I get used to living on Soylent. I usually take my pills and drink two glasses in the morning, one around lunchtime and one for dinner. I think of it much in the same way I do exercise–you just have to make yourself miserable for a finite period of time, to reap the benefits later. When I stop to think, on the second to last day, that I haven’t chewed and swallowed something in six days–such a seemingly basic process–it feels incredibly strange.
To combat the weirdness of being on a liquid diet, I chew a lot of gum. But I’m careful not to swallow it. Tom made that mistake in his early days of Soylent, which of course meant the only solid thing in his stomach was the gum. “When push came to shove,” as he puts it, he spent a good amount of time in the bathroom. Apparently it felt a lot like blowing a bubble.
When you’re on a liquid diet, everyone wants to know about your poop. Rhinehart says reporters (myself included) ask him about it all the time. I bring some Soylent home to Chicago to finish out my week, and it’s the first thing my co-workers ask me.
“You want your poop to be soft, like a snake,” one of them advises.
Rhinehart says he still poops on Soylent, just much less. I’m a little loath to go into too much detail on my experience in case I ever have a date with an overzealous Googler, but I will say I spend more time in the bathroom than Rhinehart led me to expect, and on that fateful plain whey day I climb higher on the Bristol Stool Scale than I ever care to again. The other days aren’t so bad, though.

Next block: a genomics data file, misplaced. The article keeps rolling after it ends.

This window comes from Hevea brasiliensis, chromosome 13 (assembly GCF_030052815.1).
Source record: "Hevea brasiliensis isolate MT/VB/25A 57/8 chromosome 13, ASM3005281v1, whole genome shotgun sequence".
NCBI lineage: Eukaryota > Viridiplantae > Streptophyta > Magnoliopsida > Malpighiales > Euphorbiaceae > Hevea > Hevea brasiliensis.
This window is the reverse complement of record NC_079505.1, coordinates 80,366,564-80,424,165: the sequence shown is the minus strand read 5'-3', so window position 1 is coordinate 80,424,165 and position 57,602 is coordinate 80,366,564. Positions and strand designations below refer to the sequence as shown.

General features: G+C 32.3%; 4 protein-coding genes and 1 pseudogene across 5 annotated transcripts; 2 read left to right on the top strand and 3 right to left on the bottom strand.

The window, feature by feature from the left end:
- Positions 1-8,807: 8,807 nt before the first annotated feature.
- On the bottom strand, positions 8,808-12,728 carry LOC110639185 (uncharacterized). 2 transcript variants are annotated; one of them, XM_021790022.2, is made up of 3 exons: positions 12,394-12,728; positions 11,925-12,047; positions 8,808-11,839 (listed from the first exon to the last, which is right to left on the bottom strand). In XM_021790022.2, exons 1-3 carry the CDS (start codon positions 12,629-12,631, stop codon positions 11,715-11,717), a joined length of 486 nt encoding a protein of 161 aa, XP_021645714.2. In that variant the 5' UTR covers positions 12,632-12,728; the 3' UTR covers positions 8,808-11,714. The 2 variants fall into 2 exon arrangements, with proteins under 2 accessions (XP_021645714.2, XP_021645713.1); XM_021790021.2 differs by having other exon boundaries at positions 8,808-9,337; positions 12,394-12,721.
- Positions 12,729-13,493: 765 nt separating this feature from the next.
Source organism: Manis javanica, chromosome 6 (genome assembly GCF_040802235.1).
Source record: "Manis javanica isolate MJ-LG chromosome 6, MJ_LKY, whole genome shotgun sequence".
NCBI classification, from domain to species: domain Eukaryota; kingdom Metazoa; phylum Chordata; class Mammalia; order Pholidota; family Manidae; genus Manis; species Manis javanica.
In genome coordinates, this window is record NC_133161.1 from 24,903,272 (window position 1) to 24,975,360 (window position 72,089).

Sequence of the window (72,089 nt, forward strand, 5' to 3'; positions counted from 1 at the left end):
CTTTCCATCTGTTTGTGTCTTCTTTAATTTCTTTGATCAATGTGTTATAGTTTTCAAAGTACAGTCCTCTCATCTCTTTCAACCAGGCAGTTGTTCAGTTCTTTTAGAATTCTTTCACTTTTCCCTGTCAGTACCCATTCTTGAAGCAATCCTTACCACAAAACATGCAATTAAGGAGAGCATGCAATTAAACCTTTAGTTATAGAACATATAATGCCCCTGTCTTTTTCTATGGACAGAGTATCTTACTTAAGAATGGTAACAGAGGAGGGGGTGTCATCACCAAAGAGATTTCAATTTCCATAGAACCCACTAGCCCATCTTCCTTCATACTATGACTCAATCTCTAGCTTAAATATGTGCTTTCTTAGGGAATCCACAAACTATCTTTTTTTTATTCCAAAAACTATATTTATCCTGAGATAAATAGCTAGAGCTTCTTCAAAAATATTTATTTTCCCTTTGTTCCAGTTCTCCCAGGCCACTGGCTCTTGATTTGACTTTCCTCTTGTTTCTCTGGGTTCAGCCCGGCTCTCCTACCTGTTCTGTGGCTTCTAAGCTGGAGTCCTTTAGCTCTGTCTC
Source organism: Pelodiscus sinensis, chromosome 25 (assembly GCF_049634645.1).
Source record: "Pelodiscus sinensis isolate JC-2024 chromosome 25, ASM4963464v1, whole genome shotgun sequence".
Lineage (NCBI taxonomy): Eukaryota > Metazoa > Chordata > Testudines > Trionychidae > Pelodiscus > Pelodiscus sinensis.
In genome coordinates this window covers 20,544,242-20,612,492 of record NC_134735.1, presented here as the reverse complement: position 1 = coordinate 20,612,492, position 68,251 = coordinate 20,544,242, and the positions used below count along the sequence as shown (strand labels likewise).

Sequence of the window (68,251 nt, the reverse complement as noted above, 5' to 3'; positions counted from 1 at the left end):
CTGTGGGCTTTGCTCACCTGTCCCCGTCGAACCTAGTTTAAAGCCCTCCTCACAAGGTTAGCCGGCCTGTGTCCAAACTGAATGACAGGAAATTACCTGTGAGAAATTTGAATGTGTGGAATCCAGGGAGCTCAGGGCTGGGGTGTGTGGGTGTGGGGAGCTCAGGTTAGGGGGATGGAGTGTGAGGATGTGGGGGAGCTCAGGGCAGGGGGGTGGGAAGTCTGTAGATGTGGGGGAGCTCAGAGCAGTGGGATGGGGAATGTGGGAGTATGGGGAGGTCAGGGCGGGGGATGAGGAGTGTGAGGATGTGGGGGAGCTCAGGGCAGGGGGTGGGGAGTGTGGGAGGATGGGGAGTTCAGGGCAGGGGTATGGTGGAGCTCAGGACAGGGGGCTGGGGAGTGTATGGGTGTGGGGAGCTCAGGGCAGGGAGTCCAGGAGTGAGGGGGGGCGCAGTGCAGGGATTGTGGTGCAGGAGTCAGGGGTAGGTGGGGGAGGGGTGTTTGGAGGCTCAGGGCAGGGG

My last day of Soylent is bittersweet. “Soylent, my old friend,” I say aloud in my kitchen to no one. “We’ve had some times together, have we not?” I go to the grocery store, because there is no food in my house, and think of it as “shopping for my new life,” which is…weird. I get overwhelmed by all of the different flavors available to me. I almost don’t remember the taste of anything else.
Almost everyone has expressed disbelief that I’ve made it this long. “You didn’t cheat once?” my boss asks. “You didn’t sneak a bite of anything?”
Even Tom, who was supposed to be my partner in this journey, let me down. He only made it three days in a row.
“You are weak and I hate you,” I tell him.
I think of my Soylent journey as my own personal “There and Back Again” (both “there” and “back” often being “to the bathroom”). Perhaps the lasting value of this experiment will be proof of my fortitude. If I can force myself to live on only Soylent in the face of mac and cheese, my dad’s barbecue and pulled pork nachos, surely I can make myself eat healthy things that I don’t have to plug my nose while ingesting once in a while. On my first day back on food, though, I purchase and consume an entire pizza. So I guess we’ll see.